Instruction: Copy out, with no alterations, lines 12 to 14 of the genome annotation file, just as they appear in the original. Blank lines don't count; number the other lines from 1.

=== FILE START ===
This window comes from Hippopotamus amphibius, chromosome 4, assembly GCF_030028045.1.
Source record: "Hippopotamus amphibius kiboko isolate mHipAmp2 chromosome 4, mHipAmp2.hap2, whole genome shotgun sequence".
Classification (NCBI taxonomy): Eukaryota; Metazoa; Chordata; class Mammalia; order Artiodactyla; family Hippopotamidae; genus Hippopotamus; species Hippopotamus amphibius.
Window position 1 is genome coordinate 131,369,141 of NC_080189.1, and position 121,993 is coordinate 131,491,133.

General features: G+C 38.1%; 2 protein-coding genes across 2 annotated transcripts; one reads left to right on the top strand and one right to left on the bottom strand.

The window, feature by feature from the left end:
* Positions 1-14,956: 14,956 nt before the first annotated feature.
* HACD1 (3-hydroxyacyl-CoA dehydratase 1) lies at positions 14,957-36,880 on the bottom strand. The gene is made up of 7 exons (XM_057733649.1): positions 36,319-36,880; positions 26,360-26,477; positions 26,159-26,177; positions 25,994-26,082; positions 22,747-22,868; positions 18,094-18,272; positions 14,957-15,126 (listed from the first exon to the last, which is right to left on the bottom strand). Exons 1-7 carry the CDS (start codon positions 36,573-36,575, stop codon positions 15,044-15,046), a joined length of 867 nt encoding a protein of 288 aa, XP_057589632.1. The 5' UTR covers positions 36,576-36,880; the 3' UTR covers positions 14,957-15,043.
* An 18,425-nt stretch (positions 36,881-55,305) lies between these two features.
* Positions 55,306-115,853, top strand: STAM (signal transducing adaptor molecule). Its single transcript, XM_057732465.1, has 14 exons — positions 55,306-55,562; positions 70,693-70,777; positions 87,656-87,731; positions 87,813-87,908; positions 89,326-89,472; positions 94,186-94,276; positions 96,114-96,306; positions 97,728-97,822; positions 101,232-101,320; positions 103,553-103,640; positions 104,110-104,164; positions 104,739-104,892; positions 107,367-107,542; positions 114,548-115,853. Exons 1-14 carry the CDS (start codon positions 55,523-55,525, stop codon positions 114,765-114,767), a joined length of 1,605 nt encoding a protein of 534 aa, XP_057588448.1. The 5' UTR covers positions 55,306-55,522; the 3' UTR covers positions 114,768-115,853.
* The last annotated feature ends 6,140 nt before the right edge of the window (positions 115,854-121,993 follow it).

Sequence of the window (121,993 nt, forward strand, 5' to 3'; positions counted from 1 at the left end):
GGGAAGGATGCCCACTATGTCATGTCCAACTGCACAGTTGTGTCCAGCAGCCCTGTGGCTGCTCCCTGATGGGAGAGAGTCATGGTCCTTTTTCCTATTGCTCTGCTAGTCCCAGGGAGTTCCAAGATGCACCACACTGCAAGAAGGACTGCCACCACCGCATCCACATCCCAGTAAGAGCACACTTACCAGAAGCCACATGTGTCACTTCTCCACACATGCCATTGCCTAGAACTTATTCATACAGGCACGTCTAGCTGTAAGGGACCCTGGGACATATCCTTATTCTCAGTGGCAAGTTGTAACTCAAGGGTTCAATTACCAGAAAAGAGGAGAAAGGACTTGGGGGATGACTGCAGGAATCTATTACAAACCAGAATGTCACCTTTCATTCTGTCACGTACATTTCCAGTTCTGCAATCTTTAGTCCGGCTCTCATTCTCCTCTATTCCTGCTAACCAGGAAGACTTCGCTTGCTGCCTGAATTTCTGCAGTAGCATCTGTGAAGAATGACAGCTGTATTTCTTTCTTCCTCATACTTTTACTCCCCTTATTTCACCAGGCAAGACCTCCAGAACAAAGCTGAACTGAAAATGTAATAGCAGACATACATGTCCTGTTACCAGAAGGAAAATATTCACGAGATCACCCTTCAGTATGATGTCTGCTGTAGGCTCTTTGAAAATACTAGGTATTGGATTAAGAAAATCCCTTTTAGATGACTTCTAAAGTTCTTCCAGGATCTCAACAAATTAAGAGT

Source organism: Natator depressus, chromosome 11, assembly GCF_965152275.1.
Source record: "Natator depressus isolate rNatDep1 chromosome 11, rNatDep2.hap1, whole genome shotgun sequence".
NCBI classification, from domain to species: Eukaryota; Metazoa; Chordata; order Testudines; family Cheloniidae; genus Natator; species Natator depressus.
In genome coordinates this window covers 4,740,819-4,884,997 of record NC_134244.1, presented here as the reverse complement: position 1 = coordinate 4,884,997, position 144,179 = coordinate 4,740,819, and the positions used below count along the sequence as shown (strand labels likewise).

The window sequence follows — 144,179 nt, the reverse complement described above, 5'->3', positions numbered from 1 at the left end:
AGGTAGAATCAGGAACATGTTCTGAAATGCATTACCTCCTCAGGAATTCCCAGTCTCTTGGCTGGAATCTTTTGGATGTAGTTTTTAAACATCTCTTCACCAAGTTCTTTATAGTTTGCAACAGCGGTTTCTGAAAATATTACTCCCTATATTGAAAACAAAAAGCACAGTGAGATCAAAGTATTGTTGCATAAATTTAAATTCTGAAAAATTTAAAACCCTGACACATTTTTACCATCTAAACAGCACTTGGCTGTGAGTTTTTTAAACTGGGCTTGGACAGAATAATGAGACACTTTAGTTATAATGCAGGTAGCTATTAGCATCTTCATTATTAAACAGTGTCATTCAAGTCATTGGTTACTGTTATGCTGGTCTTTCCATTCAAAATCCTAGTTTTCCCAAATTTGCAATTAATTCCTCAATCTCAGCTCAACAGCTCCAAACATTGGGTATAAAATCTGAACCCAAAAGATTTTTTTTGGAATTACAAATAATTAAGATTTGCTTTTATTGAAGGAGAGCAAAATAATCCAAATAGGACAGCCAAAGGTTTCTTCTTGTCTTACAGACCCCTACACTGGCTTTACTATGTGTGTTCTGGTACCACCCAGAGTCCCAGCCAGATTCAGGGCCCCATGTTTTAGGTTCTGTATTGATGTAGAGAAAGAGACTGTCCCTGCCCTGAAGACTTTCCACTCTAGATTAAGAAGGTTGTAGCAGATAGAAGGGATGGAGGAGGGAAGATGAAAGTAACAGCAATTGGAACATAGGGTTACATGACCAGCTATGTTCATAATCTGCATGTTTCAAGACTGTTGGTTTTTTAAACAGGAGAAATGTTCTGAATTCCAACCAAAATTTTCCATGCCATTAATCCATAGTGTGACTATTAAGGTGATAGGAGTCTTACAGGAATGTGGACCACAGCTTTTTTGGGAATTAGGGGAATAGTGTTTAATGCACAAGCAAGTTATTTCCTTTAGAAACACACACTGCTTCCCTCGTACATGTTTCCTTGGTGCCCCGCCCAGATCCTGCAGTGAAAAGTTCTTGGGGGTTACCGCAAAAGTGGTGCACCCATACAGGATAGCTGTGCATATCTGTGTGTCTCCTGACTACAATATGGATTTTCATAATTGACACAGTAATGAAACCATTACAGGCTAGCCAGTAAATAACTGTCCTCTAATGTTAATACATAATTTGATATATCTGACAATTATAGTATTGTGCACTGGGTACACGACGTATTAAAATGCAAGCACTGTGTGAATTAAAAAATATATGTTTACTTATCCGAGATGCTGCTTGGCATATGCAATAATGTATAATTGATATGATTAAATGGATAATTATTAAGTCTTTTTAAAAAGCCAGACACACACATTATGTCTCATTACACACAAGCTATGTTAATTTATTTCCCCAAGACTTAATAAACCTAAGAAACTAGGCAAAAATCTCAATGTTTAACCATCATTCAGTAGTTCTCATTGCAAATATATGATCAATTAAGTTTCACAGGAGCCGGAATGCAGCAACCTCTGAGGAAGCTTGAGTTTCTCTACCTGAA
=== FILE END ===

Sequence of the window (121,993 nt, forward strand, 5' to 3'; positions counted from 1 at the left end):
GGGAAGGATGCCCACTATGTCATGTCCAACTGCACAGTTGTGTCCAGCAGCCCTGTGGCTGCTCCCTGATGGGAGAGAGTCATGGTCCTTTTTCCTATTGCTCTGCTAGTCCCAGGGAGTTCCAAGATGCACCACACTGCAAGAAGGACTGCCACCACCGCATCCACATCCCAGTAAGAGCACACTTACCAGAAGCCACATGTGTCACTTCTCCACACATGCCATTGCCTAGAACTTATTCATACAGGCACGTCTAGCTGTAAGGGACCCTGGGACATATCCTTATTCTCAGTGGCAAGTTGTAACTCAAGGGTTCAATTACCAGAAAAGAGGAGAAAGGACTTGGGGGATGACTGCAGGAATCTATTACAAACCAGAATGTCACCTTTCATTCTGTCACGTACATTTCCAGTTCTGCAATCTTTAGTCCGGCTCTCATTCTCCTCTATTCCTGCTAACCAGGAAGACTTCGCTTGCTGCCTGAATTTCTGCAGTAGCATCTGTGAAGAATGACAGCTGTATTTCTTTCTTCCTCATACTTTTACTCCCCTTATTTCACCAGGCAAGACCTCCAGAACAAAGCTGAACTGAAAATGTAATAGCAGACATACATGTCCTGTTACCAGAAGGAAAATATTCACGAGATCACCCTTCAGTATGATGTCTGCTGTAGGCTCTTTGAAAATACTAGGTATTGGATTAAGAAAATCCCTTTTAGATGACTTCTAAAGTTCTTCCAGGATCTCAACAAATTAAGAGT

Source organism: Natator depressus, chromosome 11, assembly GCF_965152275.1.